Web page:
A few months ago, I had the privilege to meet and interview some veterans.
The National Association of Court Reporters in conjunction with the Library of Congress is making an effort to record as many personal stories from our military veterans as we can get.
We've missed our opportunity with the WWI vets. The last WWI vet died earlier this year and with him went our shot at those stories. Not a single story from WWI vet was officially recorded. We have very little time to get as many of the WWII vets as we can.
My school hosted a recording day. All the court reporters were ones with experience and the interviewers were students. All volunteered their time, unpaid, to make this day happen.
We had about ten veterans show up.
I was standing at the door when Eddie came in. Eddie is a WWII vet and he's so funny! He came in with his walker and his oxygen and sat down in the chairs by the door. His wife was with him as was his nurse. He looked at me and in his wheezy voice said, "I'm the guy." I smiled and said, "You're the guy?" He laughed and tapping his chest said, "I'm the guy. I'm the guy you want to talk to." Then he told me how he was one of the first off the boat at Normandy.
We led him down the hall and got him a seat. There was this entire formal opening ceremony with a high school ROTC colorguard, the singing of the National Anthem and everything! Then we split off to interview the vets.
My veteran was Philip W. He was an Air Force lifer who was Active Duty during the Korean and the Vietnam wars. I was given a sheaf of papers with questions to ask.... all about his parents/siblings/marriage and then we went on to his military life. Basic Training, AIT (where they teach you your job), and Active Duty service is asked about. (There was a surprising bent toward asking about any racism among the ranks which I thought was odd.)
Philip was adorable! He was a very snappy dresser and had the best smile! He told me all kinds of things and some of those things were very difficuly for him.
He has an enormous amount of survivor guilt. He was signing up for the Marines with his very best friend. The Marines had a waiting list of 2 months. After a month, Philip went down to the courthouse where the recruiters were to see how it was going. In the front vestibule to the building, was an Air Force recruiter who got Philip! He joined the Air Force (no waiting list!) and tried to talk his buddy into it, too, but his buddy decided to wait for the Marines. Philip didn't get shipped overseas during the Korean War but his best friend went right away and was in the first wave of infantry that got completely wiped out.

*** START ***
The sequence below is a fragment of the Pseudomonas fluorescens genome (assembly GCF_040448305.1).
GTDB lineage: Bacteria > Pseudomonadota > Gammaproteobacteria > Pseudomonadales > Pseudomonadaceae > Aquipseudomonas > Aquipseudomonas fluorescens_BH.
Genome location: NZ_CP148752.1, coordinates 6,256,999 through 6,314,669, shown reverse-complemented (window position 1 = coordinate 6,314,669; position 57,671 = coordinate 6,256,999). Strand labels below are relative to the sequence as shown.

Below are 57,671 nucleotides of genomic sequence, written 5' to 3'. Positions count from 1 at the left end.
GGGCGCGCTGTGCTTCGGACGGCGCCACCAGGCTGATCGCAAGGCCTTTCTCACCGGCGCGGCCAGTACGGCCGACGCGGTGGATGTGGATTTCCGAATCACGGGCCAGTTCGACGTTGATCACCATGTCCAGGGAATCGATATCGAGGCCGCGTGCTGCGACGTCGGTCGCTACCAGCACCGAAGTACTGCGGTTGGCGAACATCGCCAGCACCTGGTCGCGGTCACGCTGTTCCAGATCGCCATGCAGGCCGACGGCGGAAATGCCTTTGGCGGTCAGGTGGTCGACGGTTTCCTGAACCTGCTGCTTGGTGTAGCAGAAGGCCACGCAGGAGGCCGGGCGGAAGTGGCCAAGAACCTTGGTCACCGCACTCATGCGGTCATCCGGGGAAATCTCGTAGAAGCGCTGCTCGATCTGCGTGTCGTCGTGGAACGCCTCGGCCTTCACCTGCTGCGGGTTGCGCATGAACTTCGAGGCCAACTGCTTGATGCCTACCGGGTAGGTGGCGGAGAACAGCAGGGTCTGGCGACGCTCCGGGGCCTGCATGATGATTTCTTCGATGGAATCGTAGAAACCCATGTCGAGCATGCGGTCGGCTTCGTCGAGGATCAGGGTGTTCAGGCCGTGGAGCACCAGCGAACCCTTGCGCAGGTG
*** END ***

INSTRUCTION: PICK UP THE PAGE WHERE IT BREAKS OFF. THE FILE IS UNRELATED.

Philip was tearing up and I was trying hard not to join him. He said how he should've been there with his friend and he still, sixty years later, feels so guilty about that. It was heartbreaking.
The interview went on and one of the questions I had on my list was about pranks! Philip said he wasn't much of a prankster but he did put a ketchup soaked tampon on the pillow of a fellow soldier that had passed out one night. His face was beat red telling us about that!
He told about being in Vietnam, walking along the street and seeing a shoeshine boy blow himself up with three GI's sitting at the shoeshine booth. And he also told about how he was on the flight line the whole time (as a First Sgt.) and never went to the field. They would get about 25 mortar rounds a week lobbed at them on the flight line. One night, he heard the usual whistling sound of a mortar coming in but the actual BOOM was really muted. He went outside to see what happened to that bomb. It threaded a needle and landed inside the door of the barracks right next to his and blew up. He said it was all hands on deck trying to get people out of the rubble and save as many as they could. He said he saw a hand in the rubble and pulled on it - it was attached to an arm but nothing else. He told how this Colonel was taking pictures and not being much help. He shoved the Col. out of the way and told him to help or get the fuck out of the way. He almost got court-marshalled for that!
We talked about his life in the military and about his life after he got out. He talked about the VA and how the "shrink" there was helping him and he was finally starting to forgive himself for "abandoning" his childhood friend all those years ago.
We laughed and laughed with Philip! We cried a bit, too. He was such a great story teller! And, the best part for the court reporter, he spelled every name he mentioned, whether it was a person's name or names of the places he was stationed - brilliant!
This is an ongoing project. If you know a veteran, please let them know about it. If you are a veteran, please participate. If you are (or know) a court reporter, please volunteer your time for this wonderful event. You can make it a simple affair - no colorguard necessary - and the transcripts you make count towards your CEU's (you can do up to ten transcripts for a total CEU of 1).
It's an amazing experience. All the volunteers heard their vet say, " Wow. I've never told anyone this before." I was going to suggest that if you have a vet in your life, to sit down with a tape recorder (or whatever new-fangled equivalent you may have) and ask for their story. I don't know if that would work though. There's something about telling a stranger things that you would NEVER tell your family members (or even your friends, sometimes!). Definitely give it a shot though!
My name is now in the Library of Congress, Ruth!